“How will God provide for me when I enter into pioneer work?
How will I gain access to new communities?”
Both these important questions are answered in the passage we will study. We will discover that the person of peace is God’s provision and point of access for new work.
"Don't take any money with you, nor a traveler’s bag, nor an extra pair of sandals. And don't stop to greet anyone on the road. Whenever you enter someone's home, first say, 'May God's peace be on this house.' If those who live there are peaceful, the blessing will stand; if they are not, the blessing will return to you. Don't move around from home to home. Stay in one place, eating and drinking what they provide. Don't hesitate to accept hospitality, because those who work deserve their pay.'" Luke 10:4-7 (NLT)
This passage deals with a part of Jesus' instructions to those He sends out. There are other passages that echo similar instructions (Luke 9:1-6; Matthew 10:9-12), but for our purposes we will focus on the instructions as they were given in Luke 10 as our base text.
We will be considering the "person of peace" or in some translations "those who are peaceful" (in the account Matthew gives, we find the phrase "a worthy person"). The phrase is unique in scripture and can be difficult to understand. But as we will see, although Jesus used a unique phrase here, the concept of working with people of peace is central to the way Jesus and his disciples did ministry. It should also be central to the way we engage ministry in the 21st Century. The dynamics of working with people have not changed. Jesus provides priceless sociological insight in this passage that helps us understand how the Kingdom is expanded and how new ministry in new regions is established. I can certainly attest to this in my own life of ministry. After I learned the principles contained in this passage, I looked back over 25 years of ministry and discovered that every time I had been successful these principles had been applied. Surely it would have helped me tremendously to have known the principles 25 years earlier. I would have avoided a lot of mistakes and their resulting pain!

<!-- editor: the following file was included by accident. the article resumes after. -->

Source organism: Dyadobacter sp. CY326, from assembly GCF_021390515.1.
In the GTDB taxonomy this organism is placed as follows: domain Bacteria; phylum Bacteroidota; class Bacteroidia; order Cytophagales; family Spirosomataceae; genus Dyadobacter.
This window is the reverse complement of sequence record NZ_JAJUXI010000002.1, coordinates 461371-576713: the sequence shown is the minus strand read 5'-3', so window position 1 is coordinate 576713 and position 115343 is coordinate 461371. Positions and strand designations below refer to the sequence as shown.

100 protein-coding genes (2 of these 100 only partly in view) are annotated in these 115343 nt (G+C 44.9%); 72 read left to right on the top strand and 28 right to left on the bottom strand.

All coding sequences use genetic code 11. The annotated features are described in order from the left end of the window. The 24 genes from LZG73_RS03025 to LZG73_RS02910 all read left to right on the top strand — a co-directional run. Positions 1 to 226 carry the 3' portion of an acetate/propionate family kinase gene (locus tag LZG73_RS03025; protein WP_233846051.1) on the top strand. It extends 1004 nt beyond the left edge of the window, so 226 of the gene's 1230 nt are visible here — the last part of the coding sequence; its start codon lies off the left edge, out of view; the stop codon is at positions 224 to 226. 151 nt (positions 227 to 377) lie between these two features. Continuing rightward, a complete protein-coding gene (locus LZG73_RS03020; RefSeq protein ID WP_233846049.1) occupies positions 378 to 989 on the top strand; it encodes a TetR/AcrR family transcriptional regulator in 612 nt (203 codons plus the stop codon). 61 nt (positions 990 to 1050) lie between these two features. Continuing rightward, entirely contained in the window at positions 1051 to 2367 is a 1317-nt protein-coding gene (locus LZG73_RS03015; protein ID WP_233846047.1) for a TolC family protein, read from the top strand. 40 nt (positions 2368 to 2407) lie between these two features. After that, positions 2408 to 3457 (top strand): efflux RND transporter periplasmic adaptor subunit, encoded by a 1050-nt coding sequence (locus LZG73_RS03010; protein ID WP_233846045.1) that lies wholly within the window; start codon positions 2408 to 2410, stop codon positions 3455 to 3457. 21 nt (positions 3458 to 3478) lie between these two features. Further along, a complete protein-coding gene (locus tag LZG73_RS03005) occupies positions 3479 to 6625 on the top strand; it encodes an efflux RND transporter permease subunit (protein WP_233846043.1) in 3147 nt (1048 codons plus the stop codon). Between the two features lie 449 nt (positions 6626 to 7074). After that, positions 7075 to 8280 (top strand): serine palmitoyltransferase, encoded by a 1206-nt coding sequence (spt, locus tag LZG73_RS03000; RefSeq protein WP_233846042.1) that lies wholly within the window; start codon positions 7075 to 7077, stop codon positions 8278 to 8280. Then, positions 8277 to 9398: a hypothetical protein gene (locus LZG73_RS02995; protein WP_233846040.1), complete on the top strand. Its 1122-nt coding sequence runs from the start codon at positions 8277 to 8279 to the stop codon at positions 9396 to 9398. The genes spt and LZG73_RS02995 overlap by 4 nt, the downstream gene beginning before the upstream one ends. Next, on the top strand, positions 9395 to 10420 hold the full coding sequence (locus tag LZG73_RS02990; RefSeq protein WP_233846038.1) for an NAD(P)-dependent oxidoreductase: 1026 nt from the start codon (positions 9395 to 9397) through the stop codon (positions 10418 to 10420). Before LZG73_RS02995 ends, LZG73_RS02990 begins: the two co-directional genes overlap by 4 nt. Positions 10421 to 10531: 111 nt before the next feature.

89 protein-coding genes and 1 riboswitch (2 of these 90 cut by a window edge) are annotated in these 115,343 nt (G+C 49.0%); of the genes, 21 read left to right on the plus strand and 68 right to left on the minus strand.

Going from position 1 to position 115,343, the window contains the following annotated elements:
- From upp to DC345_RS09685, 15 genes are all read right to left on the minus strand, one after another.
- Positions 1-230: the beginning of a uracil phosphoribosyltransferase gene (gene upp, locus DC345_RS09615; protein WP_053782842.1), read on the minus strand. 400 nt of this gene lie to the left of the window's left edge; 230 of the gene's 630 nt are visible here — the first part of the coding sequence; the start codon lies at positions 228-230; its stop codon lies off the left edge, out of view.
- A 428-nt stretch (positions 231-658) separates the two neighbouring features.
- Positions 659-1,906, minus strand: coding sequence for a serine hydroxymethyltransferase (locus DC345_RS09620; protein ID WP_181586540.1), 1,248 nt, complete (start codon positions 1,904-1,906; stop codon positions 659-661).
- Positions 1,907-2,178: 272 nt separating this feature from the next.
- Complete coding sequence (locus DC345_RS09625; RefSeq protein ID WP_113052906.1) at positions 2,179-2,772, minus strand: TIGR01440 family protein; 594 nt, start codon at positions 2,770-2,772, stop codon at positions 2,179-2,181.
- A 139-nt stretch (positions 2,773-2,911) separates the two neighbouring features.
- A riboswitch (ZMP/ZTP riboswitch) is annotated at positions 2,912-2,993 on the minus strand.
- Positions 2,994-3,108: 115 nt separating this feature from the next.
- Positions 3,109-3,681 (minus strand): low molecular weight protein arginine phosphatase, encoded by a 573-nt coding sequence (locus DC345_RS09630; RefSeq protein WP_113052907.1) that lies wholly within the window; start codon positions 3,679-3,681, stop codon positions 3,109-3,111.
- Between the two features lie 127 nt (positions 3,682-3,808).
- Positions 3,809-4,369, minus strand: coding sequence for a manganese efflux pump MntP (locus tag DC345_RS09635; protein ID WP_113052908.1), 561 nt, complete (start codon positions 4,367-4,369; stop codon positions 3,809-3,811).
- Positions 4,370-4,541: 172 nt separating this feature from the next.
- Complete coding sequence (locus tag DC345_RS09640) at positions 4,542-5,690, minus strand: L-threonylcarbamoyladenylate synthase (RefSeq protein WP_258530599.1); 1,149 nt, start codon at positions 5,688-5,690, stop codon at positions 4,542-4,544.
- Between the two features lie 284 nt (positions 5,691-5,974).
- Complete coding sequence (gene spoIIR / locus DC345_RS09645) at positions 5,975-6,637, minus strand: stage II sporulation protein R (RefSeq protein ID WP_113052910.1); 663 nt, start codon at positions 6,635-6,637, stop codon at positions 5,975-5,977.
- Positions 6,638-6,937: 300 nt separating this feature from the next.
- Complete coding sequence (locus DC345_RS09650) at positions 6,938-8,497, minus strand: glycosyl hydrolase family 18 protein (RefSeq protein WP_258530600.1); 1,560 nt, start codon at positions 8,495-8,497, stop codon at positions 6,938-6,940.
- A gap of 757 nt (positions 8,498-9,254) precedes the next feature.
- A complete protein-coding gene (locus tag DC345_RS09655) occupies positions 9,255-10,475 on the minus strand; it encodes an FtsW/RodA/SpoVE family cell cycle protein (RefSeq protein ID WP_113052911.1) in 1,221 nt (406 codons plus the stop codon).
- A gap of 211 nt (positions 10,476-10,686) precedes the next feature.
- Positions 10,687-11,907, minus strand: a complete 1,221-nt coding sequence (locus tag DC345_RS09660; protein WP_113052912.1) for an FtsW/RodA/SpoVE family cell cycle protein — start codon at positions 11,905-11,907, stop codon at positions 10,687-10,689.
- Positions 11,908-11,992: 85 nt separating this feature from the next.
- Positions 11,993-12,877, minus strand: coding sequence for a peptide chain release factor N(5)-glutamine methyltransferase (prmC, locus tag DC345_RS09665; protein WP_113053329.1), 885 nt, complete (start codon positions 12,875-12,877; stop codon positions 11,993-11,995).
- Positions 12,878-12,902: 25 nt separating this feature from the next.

Our passage provides a clear progression of thought that seems to deal primarily with how the workers will receive provision on their journeys. The four verses contain a number of instructions but also seem to form one integrated instruction. It begins in verse 4 with an instruction not to take provisions for the journey and finds completion in verse 7 where Jesus commands them to accept hospitality because "the worker deserves his wages."
This idea of provision for the travelling preacher, prophet or worker is seen throughout scripture and is essential to understanding this passage. Jesus is dealing with the issue of their provision – their physical resources. He is, in essence, saying: "Don't take extra provisions for the journey. Search for a person of peace and stay with that person. The person of peace is God's provision for your needs. Accept hospitality and the provision that comes from that person. This forms the basis for continued ministry in that town (verses 8, 9). The person of peace, in turn, receives a blessing of peace that given by the worker.
If this is true, then we will see this pattern of ministry in scripture. A few examples will serve our purpose here:
Elijah and the widow at Zarepath (1 Kings 17:7-16): A widow provides for Elijah and as a result she and her family experience God's peace (provision and healing).
The woman at the well (John 4): Jesus asks a woman at a well for a drink of water. This leads to a conversation that opens the entire town to him. Asking a woman to meet his simple need for a drink, reveals the "person of peace".
Jesus and Zacchaeus (Luke 19:1-10): Hosting Jesus in his home leads Zacchaeus to encounter peace (salvation).
Lydia (Acts 16:13-15): Paul and his companions are hosted by Lydia in Philippi and this forms a base for ministry in that town.